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Linux kernel panic

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A kernel panic message is displayed by an operating system upon detecting an internal system error from which it cannot recover.
A kernel panic message
is displayed by an operating
system upon detecting an internal
system error from which it
cannot recover.

A kernel panic is an action taken by an operating system upon detecting an internal fatal error from which it cannot safely recover. The term is largely specific to Unix and Unix-like systems; for Microsoft Windows operating systems the equivalent term is "Bug check" (or, colloquially, "Blue Screen of Death").

The kernel routines that handle panics (known as panic()) in AT&T-derived and BSD Unix source code) are generally designed to output an error message to the console, dump an image of kernel memory to disk for post-mortem debugging and then either wait for the system to be manually rebooted, or initiate an automatic reboot. The information provided is of highly technical nature and aims to assist a system administrator or software developer in diagnosing the problem.


The Unix kernel maintains internal consistency and runtime correctness with assertions as fault detection mechanism. The basic assumption is that the hardware and the software should perform correctly and a failure of an assertion results a panic, i.e. a voluntary halt to all system activity. The kernel panic was introduced in an early version of Unix and demonstrated a major difference between the design philosophies of Unix and its predecessor Multics. Multics developer Tom van Vleck recalls a discussion of this change with Unix developer Dennis Ritchie:

I remarked to Dennis that easily half the code I was writing in Multics was error recovery code. He said, "We left all that stuff out. If there's an error, we have this routine called panic, and when it is called, the machine crashes, and you holler down the hall, 'Hey, reboot it.'"

The original panic() function was essentially unchanged from Fifth Edition UNIX to the VAX-based UNIX 32V and output only an error message with no other information, then dropped the system into an endless idle loop.

Source code of panic() function in UNIX V6:

 * In case console is off,
 * panicstr contains argument to last
 * call to panic.
 char    *panicstr;

  * Panic is called on unresolvable
  * fatal errors.
  * It syncs, prints "panic: mesg" and
  * then loops.
 char *s;

        panicstr = s;
        printf("panic: %s\n", s);


As the Unix codebase was enhanced, the panic() function was also enhanced to dump various forms of debugging information to the console.


A panic may occur as a result of a hardware failure or a bug in the operating system. In many cases, the operating system could continue operation after an error has occurred. However, the system is in an unstable state and rather than risking security breaches and data corruption, the operating system stops to prevent further damage and facilitate diagnosis of the error.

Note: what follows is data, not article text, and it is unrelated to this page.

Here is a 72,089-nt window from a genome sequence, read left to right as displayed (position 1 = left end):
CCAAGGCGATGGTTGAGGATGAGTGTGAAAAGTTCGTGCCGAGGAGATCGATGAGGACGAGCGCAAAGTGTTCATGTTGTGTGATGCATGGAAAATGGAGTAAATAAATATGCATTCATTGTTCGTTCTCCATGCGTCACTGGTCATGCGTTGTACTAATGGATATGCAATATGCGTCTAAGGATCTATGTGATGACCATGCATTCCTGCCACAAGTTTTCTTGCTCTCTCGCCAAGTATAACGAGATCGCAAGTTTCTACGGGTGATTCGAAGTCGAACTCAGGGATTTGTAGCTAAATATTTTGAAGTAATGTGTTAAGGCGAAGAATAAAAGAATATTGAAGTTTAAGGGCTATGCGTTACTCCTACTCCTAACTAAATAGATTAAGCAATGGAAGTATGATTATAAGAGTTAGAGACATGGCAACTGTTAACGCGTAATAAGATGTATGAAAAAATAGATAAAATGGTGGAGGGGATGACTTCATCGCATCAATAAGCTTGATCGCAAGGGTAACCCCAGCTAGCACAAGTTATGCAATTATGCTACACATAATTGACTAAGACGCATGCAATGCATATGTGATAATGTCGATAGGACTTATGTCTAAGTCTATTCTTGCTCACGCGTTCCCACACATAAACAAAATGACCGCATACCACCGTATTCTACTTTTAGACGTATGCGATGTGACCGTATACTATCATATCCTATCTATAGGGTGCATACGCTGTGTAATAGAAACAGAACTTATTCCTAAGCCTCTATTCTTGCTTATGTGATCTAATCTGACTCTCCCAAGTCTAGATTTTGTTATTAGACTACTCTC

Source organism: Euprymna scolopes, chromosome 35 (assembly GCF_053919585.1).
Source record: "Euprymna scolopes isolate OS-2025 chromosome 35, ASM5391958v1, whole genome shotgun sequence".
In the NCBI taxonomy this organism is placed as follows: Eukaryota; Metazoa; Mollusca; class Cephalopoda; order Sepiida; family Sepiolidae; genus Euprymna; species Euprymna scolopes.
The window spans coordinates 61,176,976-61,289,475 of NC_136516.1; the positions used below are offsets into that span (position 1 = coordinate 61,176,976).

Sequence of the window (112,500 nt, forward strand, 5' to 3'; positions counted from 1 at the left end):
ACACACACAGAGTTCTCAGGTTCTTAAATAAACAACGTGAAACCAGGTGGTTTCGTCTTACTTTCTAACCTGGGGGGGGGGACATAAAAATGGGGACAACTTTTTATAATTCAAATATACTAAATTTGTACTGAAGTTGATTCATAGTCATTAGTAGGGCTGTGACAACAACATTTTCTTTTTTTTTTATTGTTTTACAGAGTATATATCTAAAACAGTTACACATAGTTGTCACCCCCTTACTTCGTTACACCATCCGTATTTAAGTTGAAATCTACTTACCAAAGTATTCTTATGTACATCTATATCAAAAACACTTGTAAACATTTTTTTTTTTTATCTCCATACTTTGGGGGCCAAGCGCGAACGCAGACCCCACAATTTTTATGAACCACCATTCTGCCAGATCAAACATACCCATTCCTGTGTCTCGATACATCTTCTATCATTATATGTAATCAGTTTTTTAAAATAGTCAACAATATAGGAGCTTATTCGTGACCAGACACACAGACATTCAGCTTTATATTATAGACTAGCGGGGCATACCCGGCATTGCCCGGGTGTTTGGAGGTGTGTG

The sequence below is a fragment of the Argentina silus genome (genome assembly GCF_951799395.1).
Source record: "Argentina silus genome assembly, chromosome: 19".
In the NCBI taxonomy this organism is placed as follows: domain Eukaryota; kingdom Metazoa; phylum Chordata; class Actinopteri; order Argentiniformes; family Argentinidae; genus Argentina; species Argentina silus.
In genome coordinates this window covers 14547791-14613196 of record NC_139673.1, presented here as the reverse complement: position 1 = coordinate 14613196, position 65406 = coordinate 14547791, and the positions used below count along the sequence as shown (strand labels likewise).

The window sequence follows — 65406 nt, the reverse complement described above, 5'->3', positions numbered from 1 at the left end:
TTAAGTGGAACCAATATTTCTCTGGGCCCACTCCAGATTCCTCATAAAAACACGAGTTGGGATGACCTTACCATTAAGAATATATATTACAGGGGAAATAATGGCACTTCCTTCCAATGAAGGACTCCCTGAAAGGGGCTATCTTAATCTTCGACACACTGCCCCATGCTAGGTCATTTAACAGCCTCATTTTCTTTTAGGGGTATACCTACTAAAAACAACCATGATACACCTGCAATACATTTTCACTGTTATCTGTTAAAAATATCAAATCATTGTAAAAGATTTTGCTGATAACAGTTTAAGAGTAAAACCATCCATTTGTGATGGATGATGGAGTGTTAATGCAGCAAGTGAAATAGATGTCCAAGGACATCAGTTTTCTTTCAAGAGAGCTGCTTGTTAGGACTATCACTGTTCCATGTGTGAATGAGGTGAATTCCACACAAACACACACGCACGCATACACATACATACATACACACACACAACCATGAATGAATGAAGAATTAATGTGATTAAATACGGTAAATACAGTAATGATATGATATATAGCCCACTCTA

After recompiling a Unix or Linux kernel binary image from source code, a kernel panic during booting the resulting kernel is a common and annoying problem if the kernel was not configured, compiled or installed correctly. Add-on hardware or malfunctioning RAM could also be a source of fatal kernel errors during start up, due to incompatibility with the OS or a missing device driver. A kernel may also die with panic message if it is unable to locate a root file system. During final stages of kernel userspace initialization, a panic is triggered if the spawning of init fails, since the system becomes unusable.

The following is an implementation of the Linux kernel final initialization in init_post():

static noinline int init_post(void)

          * We try each of these until one succeeds.
          * The Bourne shell can be used instead of init if we are
          * trying to recover a really broken machine.
         if (execute_command) {

                 printk(KERN_WARNING "Failed to execute %s.  Attempting "
                                         "defaults...\n", execute_command);


         panic("No init found.  Try passing init= option to kernel. "
               "See Linux Documentation/init.txt for guidance.");



Kernel panics appear in Linux like other Unix-like systems, but can also generate another kind of error condition, known as a kernel oops. In this case the kernel normally continues to run after killing the offending process. As an oops could cause some subsystems or resources to become unavailable, they can later lead to a full kernel panic.

Mac OS X

Mac OS X 10.6 kernel panic.
Mac OS X 10.6 kernel panic.

Kernel panics also appear in Mac OS X. These can happen while booting up or when using an application. When one occurs, the computer displays a multilingual message informing the user that they need to reboot the system. The format varies from version to version:

  • 10.0, 10.1: The system prints text detailing the error on-screen and then the system becomes unresponsive.

  • 10.2: Similar to the current versions of the kernel panic except the text is more spaced out and the background is white.

  • 10.3 - 10.5: The background is now black, but with the same language translations and the same text as version 10.2.

  • 10.6 - 10.7: The text is different and now includes a Spanish translation.

In all versions above 10.2 the text is in superimposed on a standby symbol and is not full screen. Debugging information is saved in NVRAM and written to a log file on reboot.


Published - October 2011

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